Poll violence accused ex-Zanu PF youth leader Jimu Kunaka, 26 others freed

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By Mary Taruvinga

CONTROVERSIAL former Zanu PF youth leader Jimu Kunaka and 26 other suspects linked to violent post-election protests of August 1 last year, were Wednesday freed by a Harare magistrate, igniting scenes of celebration from the group.

Since their arrest last year, their trial kept being postponed at the Harare magistrates’ court.

Presiding magistrate Rumbidzai Mugwagwa ruled it was not fair to keep the suspects on remand for long without trial.

“As complex as the case might be, the accused still enjoy the same rights,” she said, adding, “You will be summoned when he State is ready. Further remand is hereby refused.”

The suspects had made several applications against trial but their requests were turned down.

They were represented by Gift Mtisi of the Zimbabwe Lawyers for Human Rights.

Mugwagwa noted that the courts had already resolved the public violence trials of January 14 this year and that there was no reason “to treat this matter differently.”

Mtisi had successfully argued that the rights of his clients were being violated through continuous postponement considering they were on stringent reporting conditions.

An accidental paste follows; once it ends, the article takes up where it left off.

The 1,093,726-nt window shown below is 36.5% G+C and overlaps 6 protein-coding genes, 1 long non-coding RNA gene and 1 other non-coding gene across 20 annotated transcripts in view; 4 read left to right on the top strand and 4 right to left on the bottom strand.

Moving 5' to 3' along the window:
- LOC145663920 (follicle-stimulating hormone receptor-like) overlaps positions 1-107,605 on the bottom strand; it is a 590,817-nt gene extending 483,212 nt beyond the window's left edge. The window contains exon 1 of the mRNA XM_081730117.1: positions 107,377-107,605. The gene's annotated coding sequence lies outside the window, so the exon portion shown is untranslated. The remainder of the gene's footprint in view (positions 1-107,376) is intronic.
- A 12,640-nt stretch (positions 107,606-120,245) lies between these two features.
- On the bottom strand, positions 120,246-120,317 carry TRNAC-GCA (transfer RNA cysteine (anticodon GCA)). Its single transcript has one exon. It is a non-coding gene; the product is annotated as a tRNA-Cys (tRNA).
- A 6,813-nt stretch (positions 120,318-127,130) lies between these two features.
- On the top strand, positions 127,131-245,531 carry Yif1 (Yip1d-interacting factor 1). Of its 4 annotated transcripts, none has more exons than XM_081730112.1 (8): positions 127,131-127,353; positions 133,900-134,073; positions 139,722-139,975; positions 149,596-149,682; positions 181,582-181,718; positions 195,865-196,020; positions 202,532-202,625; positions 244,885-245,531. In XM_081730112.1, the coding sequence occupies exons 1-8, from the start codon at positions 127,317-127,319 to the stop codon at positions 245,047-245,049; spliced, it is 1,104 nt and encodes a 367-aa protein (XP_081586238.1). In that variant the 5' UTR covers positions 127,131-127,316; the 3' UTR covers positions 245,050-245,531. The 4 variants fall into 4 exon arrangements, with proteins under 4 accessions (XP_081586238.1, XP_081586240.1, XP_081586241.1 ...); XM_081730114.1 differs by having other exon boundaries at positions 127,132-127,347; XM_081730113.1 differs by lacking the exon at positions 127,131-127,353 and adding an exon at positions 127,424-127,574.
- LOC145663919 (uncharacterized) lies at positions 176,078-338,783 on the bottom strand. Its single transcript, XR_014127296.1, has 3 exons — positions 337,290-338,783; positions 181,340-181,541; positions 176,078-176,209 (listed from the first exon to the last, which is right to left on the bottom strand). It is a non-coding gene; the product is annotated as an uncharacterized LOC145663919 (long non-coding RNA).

“It is the duty of the court to protect the rights of the accused persons. I have lost count of the number of magistrates who have presided over this matter and the State has exhausted all the possible excuses it could use to seek postponements,” he had argued in court.

However, prosecutor Moses Mapanga had opposed the application saying the matter was “complex and will take longer than other public violence matters”.

Mapanga had also requested that he be given one last chance.

The suspects were held responsible for damaging shops, property and Zanu PF vehicle, among other acts of violence.

The state also blamed them for the death of six people who succumbed to gunshot wounds by suspected members of the Zimbabwe National Army who were deployed in Harare’s CBD on the fateful day to quell the protests.

The freed suspects were denying the allegations, arguing they were caught up in a dragnet police arrests.

Most suspects said they were MDC supporters and were arrested while seeking refuge at the party’s Harvest House headquarters in central Harare when police were hunting for perpetrators of the violence.